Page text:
Just wanted to comment that in my current WIP, an historical, I have two POVs. One is a white Bostonian male, the other a southern female slave. Very different in their education, vocabulary and dialect, obviously. I started out writing both POVs in close third person, but had trouble capturing the voice of my female MC. So... I began writing her scenes in first person. She immediately came alive for me. So, for now, I'm working with both 1st and 3rd person POVs in one novel. I wanted to mention this in case there are other writers struggling with capturing, and differentiating, two or more 3rd person POVs. Try writing one or more of them in 1st person, even for a scene or two as an exercise, and see if that distinctive voice is easier to capture.

Lynetta said...

Hi- That was a great post to read again. I should probably revisit it often as I finish my first novel.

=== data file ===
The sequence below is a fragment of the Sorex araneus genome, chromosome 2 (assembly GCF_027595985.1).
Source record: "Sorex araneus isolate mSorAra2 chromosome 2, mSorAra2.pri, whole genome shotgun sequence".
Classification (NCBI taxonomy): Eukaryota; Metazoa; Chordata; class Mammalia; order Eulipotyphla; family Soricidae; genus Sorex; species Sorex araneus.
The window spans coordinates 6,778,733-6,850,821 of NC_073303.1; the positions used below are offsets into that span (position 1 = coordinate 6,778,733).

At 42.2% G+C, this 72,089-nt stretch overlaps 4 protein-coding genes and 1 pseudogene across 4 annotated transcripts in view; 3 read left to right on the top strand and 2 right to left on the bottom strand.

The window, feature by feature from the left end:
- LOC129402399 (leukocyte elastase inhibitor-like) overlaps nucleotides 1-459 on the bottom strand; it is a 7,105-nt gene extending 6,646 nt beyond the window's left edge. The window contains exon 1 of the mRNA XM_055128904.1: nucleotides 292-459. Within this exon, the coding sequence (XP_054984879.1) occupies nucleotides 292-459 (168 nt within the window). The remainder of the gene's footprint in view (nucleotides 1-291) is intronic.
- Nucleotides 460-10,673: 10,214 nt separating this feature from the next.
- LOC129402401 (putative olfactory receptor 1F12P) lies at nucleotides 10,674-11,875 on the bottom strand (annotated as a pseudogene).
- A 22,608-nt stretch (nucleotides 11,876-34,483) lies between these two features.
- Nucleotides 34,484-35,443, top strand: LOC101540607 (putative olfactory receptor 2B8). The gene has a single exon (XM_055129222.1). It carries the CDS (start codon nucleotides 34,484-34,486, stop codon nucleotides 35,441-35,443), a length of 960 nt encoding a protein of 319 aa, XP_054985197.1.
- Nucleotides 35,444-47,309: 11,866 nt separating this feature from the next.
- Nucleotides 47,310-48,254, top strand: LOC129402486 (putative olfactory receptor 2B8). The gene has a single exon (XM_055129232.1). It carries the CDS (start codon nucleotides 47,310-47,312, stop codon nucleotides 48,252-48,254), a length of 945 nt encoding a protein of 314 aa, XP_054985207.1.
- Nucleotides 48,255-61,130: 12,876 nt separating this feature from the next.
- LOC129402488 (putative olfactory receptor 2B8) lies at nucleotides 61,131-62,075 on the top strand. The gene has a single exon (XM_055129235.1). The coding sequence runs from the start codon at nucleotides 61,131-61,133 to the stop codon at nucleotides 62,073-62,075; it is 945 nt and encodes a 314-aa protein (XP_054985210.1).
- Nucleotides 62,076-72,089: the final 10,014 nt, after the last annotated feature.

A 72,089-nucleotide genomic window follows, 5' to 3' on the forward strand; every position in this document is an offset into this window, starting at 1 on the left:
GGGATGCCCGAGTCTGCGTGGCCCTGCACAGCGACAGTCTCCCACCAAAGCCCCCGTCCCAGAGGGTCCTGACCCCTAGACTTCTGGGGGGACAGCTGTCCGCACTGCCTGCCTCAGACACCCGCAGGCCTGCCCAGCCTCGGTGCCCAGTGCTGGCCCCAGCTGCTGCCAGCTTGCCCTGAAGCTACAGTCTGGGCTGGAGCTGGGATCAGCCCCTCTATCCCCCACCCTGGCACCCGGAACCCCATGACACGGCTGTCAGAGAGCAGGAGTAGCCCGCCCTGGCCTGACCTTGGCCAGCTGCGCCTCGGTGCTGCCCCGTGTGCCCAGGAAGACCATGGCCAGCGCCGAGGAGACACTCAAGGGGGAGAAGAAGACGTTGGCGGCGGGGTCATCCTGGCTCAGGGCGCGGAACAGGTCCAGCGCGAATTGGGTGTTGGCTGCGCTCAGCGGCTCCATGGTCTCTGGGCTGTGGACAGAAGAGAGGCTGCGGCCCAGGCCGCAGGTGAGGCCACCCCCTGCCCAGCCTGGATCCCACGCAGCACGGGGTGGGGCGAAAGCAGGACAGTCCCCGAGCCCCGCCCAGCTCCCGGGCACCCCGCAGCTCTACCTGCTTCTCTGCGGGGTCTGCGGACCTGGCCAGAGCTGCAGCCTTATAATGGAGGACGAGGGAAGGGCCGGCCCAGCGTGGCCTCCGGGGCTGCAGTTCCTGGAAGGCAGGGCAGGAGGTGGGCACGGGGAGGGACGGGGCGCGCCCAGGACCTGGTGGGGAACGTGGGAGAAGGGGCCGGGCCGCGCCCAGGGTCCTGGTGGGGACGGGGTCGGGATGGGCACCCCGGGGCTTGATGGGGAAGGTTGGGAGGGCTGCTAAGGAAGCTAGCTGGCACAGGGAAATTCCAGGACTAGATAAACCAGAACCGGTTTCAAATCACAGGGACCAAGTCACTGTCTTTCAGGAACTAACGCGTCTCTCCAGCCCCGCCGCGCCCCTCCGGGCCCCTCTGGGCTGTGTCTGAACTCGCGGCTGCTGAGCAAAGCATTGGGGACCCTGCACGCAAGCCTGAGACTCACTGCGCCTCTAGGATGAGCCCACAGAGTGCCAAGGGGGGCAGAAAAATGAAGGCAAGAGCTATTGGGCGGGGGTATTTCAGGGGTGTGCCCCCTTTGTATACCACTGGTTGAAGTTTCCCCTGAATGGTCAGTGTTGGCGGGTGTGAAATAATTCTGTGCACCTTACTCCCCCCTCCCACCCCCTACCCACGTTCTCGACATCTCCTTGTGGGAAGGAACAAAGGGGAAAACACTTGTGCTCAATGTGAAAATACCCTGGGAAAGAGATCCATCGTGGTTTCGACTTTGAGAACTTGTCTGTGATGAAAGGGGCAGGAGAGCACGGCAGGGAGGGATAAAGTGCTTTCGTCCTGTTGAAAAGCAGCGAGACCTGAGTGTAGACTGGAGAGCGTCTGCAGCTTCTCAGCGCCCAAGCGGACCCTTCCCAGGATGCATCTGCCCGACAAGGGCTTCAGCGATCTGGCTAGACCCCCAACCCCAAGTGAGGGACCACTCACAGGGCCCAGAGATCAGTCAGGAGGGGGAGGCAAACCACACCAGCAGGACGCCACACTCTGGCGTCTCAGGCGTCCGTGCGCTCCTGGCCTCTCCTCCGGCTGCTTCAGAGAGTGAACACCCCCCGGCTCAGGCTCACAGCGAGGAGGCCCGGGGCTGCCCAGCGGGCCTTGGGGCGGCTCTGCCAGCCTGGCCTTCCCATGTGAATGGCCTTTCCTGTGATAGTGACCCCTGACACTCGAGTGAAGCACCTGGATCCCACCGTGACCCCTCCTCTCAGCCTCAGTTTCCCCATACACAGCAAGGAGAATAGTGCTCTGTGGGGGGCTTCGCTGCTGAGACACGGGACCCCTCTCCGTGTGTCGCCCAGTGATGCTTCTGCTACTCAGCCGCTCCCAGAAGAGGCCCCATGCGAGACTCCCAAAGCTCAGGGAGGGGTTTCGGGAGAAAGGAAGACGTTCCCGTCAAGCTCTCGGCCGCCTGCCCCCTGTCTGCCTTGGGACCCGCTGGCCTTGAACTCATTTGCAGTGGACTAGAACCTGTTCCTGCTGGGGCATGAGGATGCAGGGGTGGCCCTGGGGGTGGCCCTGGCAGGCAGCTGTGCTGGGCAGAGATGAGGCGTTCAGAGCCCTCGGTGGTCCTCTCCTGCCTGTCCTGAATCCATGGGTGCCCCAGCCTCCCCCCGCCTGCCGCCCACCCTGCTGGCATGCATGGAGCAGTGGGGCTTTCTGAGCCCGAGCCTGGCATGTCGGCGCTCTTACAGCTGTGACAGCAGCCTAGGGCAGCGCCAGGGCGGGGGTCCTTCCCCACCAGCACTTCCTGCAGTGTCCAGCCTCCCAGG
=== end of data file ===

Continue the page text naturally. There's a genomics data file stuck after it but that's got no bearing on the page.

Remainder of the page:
My question is semi-related and hopefully not too much of a bunny trail. I'm writing my WIP in close third POV. My protag is a young woman who often says the opposite of what she's thinking. She thinks sarcastic and proud thoughts but speaks in a more formal tone with exaggerated politeness and humility, as she was taught.

The story, I think, is much better if I can sprinkle in some thoughts as she's thinking them (in the present tense). I've seen this done sometimes,where the author puts the thoughts into italics. However, I've also read editors frown on italics. Do they make an exception in the case of present internal thoughts?

I appreciate any advice you can give. I want to help my readers get as close to this character as possible.

Blessings,
Lynetta

Becky said...